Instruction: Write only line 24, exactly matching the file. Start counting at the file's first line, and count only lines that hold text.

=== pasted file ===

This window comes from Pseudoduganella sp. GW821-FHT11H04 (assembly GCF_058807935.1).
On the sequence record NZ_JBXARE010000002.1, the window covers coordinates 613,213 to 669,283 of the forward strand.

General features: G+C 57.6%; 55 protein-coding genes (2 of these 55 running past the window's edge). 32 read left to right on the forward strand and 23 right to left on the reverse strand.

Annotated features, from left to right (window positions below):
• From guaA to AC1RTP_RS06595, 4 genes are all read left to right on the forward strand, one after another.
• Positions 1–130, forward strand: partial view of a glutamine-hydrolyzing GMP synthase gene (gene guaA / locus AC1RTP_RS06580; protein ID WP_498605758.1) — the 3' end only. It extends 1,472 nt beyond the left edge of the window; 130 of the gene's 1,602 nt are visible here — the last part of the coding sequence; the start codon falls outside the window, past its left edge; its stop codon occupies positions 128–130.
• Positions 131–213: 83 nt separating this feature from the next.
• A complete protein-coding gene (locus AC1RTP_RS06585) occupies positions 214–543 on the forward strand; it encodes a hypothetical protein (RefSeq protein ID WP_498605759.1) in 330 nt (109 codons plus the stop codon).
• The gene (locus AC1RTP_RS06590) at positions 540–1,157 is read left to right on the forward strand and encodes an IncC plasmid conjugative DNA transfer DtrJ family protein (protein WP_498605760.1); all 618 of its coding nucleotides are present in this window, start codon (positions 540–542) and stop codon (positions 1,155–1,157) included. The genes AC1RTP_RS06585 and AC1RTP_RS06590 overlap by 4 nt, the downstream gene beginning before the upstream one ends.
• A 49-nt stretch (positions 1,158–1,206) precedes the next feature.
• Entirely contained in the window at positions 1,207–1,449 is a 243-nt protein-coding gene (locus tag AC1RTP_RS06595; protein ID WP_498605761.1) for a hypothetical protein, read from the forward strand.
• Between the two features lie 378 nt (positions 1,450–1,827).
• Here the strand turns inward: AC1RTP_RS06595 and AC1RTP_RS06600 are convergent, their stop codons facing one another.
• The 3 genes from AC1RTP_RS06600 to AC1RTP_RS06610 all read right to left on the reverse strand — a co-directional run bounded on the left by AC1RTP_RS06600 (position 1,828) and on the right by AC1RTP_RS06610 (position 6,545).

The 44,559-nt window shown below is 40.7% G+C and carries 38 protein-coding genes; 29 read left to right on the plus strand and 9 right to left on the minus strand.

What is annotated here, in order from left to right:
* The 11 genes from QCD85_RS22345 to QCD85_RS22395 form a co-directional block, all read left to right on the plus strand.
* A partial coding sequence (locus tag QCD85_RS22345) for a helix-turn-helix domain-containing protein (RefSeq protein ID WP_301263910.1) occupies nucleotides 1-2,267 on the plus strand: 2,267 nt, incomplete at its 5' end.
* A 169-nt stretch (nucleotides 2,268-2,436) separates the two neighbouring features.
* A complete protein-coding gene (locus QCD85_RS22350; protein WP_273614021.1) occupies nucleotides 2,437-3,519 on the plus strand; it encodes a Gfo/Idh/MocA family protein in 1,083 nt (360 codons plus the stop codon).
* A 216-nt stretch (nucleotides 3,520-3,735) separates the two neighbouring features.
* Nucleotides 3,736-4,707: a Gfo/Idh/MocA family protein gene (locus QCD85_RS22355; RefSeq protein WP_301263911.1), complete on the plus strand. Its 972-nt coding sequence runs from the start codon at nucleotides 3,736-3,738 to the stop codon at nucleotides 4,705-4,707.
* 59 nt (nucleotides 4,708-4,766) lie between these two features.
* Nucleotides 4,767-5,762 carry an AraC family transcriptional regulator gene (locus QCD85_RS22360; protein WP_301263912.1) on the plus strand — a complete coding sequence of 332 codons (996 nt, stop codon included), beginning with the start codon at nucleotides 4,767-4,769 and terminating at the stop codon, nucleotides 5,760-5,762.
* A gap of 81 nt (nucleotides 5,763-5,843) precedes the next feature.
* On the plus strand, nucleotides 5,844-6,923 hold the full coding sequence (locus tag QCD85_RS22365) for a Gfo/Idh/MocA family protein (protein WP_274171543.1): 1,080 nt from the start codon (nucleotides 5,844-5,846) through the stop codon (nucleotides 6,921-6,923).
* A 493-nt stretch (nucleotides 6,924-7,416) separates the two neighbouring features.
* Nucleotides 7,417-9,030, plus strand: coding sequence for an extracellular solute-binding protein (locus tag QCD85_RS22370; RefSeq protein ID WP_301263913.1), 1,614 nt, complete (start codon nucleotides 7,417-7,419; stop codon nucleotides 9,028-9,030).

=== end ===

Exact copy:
* Nucleotides 4,767-5,762 carry an AraC family transcriptional regulator gene (locus QCD85_RS22360; protein WP_301263912.1) on the plus strand — a complete coding sequence of 332 codons (996 nt, stop codon included), beginning with the start codon at nucleotides 4,767-4,769 and terminating at the stop codon, nucleotides 5,760-5,762.